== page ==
There have been two great political turning points in postwar Britain. The first was in 1945 with the election of the Attlee government. Driven by a popular wave of determination that peacetime Britain would look very different from the mass unemployment of the 1930s, and built on the foundations of the solidaristic spirit of the war, the Labour government ushered in full employment, the welfare state (including the NHS) and nationalisation of the basic industries, notably coal and the railways. It was a reforming government the like of which Britain had not previously experienced in the first half of the 20th century. The popular support enjoyed by the reforms was such that the ensuing social-democratic consensus was to last until the end of the 1970s, with Tory as well as Labour governments broadly operating within its framework.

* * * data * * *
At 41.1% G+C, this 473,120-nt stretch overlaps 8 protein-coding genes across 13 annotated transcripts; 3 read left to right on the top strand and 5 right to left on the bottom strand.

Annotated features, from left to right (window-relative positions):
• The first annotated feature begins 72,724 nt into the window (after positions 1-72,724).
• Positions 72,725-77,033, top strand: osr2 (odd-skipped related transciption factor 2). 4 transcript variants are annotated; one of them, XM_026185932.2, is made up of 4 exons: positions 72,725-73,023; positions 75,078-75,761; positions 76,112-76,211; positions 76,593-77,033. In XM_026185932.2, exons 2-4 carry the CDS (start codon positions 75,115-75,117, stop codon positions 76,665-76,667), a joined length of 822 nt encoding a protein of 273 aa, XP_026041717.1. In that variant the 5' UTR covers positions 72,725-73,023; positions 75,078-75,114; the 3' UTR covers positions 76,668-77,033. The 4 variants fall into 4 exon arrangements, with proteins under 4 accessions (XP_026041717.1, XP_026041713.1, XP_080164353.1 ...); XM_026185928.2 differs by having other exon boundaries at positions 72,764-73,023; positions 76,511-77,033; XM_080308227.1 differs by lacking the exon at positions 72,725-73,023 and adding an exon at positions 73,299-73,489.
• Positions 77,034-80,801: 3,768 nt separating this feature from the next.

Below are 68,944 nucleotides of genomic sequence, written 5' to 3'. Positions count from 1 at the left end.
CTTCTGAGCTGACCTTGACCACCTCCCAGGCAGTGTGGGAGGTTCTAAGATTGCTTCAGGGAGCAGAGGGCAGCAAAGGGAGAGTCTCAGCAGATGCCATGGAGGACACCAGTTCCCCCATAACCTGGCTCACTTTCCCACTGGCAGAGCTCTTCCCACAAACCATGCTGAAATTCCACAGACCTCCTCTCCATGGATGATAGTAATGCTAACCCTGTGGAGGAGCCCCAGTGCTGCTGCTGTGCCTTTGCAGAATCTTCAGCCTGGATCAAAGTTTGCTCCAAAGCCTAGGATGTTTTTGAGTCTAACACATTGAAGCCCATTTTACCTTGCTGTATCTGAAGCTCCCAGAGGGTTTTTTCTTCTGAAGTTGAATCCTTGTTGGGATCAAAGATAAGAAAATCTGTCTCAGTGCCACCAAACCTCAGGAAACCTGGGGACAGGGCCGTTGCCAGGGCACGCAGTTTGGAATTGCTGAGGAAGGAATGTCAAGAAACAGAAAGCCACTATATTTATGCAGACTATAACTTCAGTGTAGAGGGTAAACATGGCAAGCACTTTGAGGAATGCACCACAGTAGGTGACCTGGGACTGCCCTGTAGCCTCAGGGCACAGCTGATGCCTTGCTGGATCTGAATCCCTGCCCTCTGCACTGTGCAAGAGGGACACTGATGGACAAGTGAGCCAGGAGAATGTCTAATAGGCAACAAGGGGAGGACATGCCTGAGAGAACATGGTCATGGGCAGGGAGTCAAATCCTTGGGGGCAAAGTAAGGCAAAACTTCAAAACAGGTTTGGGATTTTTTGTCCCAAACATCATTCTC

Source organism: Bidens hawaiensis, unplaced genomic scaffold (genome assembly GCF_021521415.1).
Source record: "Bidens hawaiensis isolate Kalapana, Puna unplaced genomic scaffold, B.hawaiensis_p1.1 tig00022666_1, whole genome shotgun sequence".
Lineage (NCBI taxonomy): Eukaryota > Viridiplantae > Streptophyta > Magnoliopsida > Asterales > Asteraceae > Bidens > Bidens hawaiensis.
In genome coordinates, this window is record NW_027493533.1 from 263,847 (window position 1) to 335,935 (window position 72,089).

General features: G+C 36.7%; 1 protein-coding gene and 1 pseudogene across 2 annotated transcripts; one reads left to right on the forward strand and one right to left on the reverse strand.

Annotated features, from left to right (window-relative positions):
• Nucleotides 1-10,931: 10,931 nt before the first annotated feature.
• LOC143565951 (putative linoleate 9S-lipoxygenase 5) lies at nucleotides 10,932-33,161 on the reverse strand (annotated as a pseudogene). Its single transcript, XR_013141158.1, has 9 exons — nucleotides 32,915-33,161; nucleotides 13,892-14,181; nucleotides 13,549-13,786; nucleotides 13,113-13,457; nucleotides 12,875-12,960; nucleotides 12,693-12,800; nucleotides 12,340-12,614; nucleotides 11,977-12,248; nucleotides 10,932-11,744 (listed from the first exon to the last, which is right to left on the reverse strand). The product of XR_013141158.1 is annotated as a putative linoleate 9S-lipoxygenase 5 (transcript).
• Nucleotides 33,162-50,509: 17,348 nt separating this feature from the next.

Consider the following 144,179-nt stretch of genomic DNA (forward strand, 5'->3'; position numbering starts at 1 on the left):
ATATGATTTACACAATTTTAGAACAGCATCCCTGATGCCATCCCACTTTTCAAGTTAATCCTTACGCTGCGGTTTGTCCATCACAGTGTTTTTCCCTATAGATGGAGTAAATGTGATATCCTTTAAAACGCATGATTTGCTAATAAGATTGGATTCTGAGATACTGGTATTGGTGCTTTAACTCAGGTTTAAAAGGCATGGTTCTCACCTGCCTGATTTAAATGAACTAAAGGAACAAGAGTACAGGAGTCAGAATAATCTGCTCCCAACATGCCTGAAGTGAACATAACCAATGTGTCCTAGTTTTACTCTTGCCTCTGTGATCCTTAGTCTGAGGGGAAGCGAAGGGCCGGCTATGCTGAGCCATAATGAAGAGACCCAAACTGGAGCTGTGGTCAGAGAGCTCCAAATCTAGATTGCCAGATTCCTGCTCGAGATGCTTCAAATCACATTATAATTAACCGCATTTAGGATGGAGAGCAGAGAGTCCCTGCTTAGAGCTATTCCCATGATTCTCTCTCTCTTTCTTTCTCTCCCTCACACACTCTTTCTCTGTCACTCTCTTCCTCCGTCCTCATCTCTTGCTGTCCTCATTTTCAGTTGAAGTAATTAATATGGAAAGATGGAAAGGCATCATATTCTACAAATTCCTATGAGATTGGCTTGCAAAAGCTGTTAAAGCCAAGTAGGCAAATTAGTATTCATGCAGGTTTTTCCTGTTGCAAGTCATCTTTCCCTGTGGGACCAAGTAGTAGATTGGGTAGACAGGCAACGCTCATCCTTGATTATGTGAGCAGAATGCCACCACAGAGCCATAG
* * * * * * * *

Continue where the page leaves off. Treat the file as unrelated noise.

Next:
During the 1970s, however, opposition to the social-democratic consensus grew steadily, led by the rise of the radical right, which culminated in 1979 in the election of Margaret Thatcher’s first government. In the process, the Thatcherites redefined the political debate, broadening it beyond the rather institutionalised and truncated forms that it had previously taken: they conducted a highly populist campaign that was for individualism and against collectivism; for the market and against the state; for liberty and against trade unionism; for law and order and against crime.

These ideas were dismissed by the left as just an extreme version of the same old Toryism, entirely failing to recognise their novelty and therefore the kind of threat they posed. The 1979 election, followed by Ronald Reagan’s US victory in 1980, began the neoliberal era, which remained hegemonic in Britain, and more widely in the West, for three decades. Tory and Labour governments alike operated within the terms and by the logic of neoliberalism. The only thing new about New Labour was its acquiescence in neoliberalism; even in this sense, it was not new but derivative of Thatcherism.